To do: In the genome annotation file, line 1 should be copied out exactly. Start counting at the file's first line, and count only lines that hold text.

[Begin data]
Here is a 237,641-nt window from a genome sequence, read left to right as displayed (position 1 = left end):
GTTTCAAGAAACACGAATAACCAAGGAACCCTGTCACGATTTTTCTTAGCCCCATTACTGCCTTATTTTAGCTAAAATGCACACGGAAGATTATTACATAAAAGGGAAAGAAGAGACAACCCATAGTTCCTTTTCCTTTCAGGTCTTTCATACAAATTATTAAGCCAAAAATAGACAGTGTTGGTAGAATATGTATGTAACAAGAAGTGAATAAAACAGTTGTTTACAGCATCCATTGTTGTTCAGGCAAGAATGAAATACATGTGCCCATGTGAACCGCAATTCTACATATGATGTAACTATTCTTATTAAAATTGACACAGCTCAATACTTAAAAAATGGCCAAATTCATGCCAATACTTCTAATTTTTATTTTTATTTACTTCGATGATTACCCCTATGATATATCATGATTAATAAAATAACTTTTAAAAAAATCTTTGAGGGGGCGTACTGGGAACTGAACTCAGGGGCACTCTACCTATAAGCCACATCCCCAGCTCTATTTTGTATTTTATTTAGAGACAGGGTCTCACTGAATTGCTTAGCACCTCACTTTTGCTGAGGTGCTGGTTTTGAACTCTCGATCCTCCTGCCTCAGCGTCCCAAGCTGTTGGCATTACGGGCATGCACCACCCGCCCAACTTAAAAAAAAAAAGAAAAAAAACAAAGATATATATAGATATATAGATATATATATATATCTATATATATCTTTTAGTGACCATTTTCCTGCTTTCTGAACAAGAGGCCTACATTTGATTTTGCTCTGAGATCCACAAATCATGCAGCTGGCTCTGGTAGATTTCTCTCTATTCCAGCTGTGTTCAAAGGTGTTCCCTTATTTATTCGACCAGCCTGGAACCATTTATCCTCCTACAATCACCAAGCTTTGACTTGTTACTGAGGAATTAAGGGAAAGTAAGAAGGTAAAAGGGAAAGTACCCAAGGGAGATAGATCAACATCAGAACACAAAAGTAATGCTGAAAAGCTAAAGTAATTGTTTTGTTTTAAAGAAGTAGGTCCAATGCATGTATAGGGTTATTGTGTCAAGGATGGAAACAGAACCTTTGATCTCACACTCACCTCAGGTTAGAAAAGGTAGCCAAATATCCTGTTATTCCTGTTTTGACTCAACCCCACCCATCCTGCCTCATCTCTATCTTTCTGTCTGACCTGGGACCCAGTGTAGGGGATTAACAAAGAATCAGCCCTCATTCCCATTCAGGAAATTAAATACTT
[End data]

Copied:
Here is a 237,641-nt window from a genome sequence, read left to right as displayed (position 1 = left end):